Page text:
I always find it fascinating how jewelry was worn and used historically. Earlier, I told you how the French King would wear The French Blue around his neck with a ribbon. But he actually used the gem quite differently. You see, lots of research goes into cutting diamonds to achieve maximum sparkle. Now that they had the lead replica of The French Blue, they realized it was NOT cut in a way that emphasized how sparkly it could be. That was odd. So they ran some more computer models and voilà – this is what they saw!
<img class="wp-image-1320 lazyload" title="Sunburst in Hope Diamond" src="https://valthegemgal.com/wp-content/uploads/2017/09/hope_diamond_king_louis_xiv.jpg" alt="" width="500" height="375" srcset="https://valthegemgal.com/wp-content/uploads/2017/09/hope_diamond_king_louis_xiv.jpg 800w, https://valthegemgal.com/wp-content/uploads/2017/09/hope_diamond_king_louis_xiv-300x225.jpg 300w, https://valthegemgal.com/wp-content/uploads/2017/09/hope_diamond_king_louis_xiv-768x576.jpg 768w, https://valthegemgal.com/wp-content/uploads/2017/09/hope_diamond_king_louis_xiv-370x278.jpg 370w" sizes="(max-width: 500px) 100vw, 500px" /> The gold starburst represents the Sun King! (Image courtesy of François Farges)
Apparently, The French Blue was mounted on a scepter. Looking back through the inventories of the French Crown Jewels, they found an entry from 1691 that said “set into gold and mounted on a stick.” The scientists realized that a gold sheet placed under the gem would create this magnificent and unique golden sun. How perfectly appropriate for someone called “the Sun King.” Even better, the official colors of King Louis XIV were blue and gold. Louis was a monarch that really believed his right to rule came from God. This stone, cut in this way, would have been symbolic and powerful for him.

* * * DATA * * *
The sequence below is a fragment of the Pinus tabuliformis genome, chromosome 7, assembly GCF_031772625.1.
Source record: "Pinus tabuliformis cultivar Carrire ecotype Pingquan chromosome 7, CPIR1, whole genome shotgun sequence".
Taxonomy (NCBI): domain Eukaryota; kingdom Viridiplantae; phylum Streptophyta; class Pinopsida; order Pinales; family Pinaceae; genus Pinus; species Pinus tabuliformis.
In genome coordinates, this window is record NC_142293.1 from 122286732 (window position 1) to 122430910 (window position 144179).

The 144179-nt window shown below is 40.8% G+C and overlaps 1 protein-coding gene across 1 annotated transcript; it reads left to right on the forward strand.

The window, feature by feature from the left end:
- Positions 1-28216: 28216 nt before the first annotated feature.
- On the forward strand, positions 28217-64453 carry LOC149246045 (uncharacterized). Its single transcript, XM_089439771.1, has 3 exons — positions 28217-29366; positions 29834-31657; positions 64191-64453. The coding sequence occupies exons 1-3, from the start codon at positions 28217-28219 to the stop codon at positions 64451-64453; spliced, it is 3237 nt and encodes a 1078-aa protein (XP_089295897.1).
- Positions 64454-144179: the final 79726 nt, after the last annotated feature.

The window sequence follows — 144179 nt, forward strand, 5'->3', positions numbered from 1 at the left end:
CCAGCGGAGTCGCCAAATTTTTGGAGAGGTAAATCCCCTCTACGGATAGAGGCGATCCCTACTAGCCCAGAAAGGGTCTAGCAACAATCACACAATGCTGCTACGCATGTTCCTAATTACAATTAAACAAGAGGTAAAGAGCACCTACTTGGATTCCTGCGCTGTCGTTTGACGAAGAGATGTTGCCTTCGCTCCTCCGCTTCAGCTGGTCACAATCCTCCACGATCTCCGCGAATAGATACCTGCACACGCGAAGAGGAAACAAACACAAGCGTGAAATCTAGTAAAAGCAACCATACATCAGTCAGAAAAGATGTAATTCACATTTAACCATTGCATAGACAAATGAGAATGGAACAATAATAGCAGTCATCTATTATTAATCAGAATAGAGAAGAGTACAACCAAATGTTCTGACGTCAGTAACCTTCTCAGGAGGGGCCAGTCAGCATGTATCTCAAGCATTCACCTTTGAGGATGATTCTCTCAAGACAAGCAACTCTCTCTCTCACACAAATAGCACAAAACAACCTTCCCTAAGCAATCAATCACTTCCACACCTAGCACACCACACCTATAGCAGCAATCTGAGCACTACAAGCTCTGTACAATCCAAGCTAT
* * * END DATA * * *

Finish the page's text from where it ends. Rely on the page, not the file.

When you think about it, this gem has over three hundred years of amazing history. I love that we are still discovering new things about it!
<img class=" wp-image-1318 lazyload" src="https://valthegemgal.com/wp-content/uploads/2017/09/Louis_XIV_King_of_France_after_Lefebvre_-_Les_collections_du_château_de_Versailles.jpg" alt="" width="500" height="619" srcset="https://valthegemgal.com/wp-content/uploads/2017/09/Louis_XIV_King_of_France_after_Lefebvre_-_Les_collections_du_château_de_Versailles.jpg 872w, https://valthegemgal.com/wp-content/uploads/2017/09/Louis_XIV_King_of_France_after_Lefebvre_-_Les_collections_du_château_de_Versailles-242x300.jpg 242w, https://valthegemgal.com/wp-content/uploads/2017/09/Louis_XIV_King_of_France_after_Lefebvre_-_Les_collections_du_château_de_Versailles-768x951.jpg 768w, https://valthegemgal.com/wp-content/uploads/2017/09/Louis_XIV_King_of_France_after_Lefebvre_-_Les_collections_du_château_de_Versailles-827x1024.jpg 827w, https://valthegemgal.com/wp-content/uploads/2017/09/Louis_XIV_King_of_France_after_Lefebvre_-_Les_collections_du_château_de_Versailles-370x458.jpg 370w, https://valthegemgal.com/wp-content/uploads/2017/09/Louis_XIV_King_of_France_after_Lefebvre_-_Les_collections_du_château_de_Versailles-1040x1288.jpg 1040w" sizes="(max-width: 500px) 100vw, 500px" /> King Louis XIV, the Sun King
Can’t get enough?
Want to read more about this fascinating stone? I recommend the following: